In fact, after floating-point operation, the result is not 58, but 57.99999999999999. If we directly echo, it will go through string strong conversion, which will directly output 58. However, if it goes through int strong conversion, whether it is inval() or (int), it will be converted according to the rule of discarding decimals forced by int. So the result became 57.

Through direct echo, we often feel that there seems to be no loss of accuracy in PHP, but in fact, this problem really exists. In many cases, such as storing in the database or converting to JSON format, problems will be found. If you want to calculate accurately, you can use BC extension related functions, that is, the bcmul () function we demonstrated last. Its function is to multiply the first parameter by the second parameter, and the result obtained is also high-precision, that is, the result with accurate precision.

Next, let’s look at the accuracy of addition, subtraction, multiplication and division through the conversion of JSON format.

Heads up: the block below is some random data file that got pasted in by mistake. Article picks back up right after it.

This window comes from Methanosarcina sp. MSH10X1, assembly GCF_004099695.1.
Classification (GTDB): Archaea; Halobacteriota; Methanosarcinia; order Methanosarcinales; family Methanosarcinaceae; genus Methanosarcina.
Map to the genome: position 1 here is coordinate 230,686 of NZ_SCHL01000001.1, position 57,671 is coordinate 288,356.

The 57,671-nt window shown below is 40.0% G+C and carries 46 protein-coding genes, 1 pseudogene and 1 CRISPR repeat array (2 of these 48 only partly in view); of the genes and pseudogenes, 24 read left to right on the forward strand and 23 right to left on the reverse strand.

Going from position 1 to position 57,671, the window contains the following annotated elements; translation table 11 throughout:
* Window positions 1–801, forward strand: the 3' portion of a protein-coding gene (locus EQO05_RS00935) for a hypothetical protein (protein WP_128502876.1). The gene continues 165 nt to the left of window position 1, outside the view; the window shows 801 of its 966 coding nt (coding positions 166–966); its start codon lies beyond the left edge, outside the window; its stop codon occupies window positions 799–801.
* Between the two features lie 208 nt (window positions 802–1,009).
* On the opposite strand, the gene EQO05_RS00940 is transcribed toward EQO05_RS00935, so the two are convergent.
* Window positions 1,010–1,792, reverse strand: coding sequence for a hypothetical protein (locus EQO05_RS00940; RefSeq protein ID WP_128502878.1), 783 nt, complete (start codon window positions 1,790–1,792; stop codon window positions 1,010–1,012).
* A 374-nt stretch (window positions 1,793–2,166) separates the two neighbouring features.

```
echo json_encode([
'a1' => $a, // "a1":0.58
'a2' => $a * 100, // "a2":57.99999999999999
'a3' => intval($a * 100), // "a3":57
'a4' => floatval($a * 100), // "a4":57.99999999999999
'a5' => floatval($a), // "a5":0.58
'a6' => intval(bcmul($a, 100)), // "a6":58
'a7' => 1.1 + 2.2, // "a7":3.3000000000000003
'a8' => floatval(bcadd(1.1, 2.2, 10)), // "a8":3.3
'a9' => 2 - 1.1, // "a9":0.8999999999999999
'a10' => floatval(bcsub(2, 1.1, 10)), // "a10":0.9
'a11' => floatval($a * 100 / 10), // "a11":5.799999999999999
'a12' => floatval(bcdiv($a * 100, 10, 10)), // "a12":5.8
'a13' => 10 % 2.1, // "a13":0
'a14' => bcmod(10, 2.1), // "a14":"1"
'a15' => pow(1.1, 2), // "a15":1.2100000000000002
'a16' => bcpow(1.1, 2, 30), // "a16":"1.210000000000000000000000000000"
'a17' => sqrt(1.1), // "a17":1.0488088481701516
'a18' => bcsqrt(1.1, 30), // "a18":"1.048808848170151546991453513679"
]), PHP_EOL;
```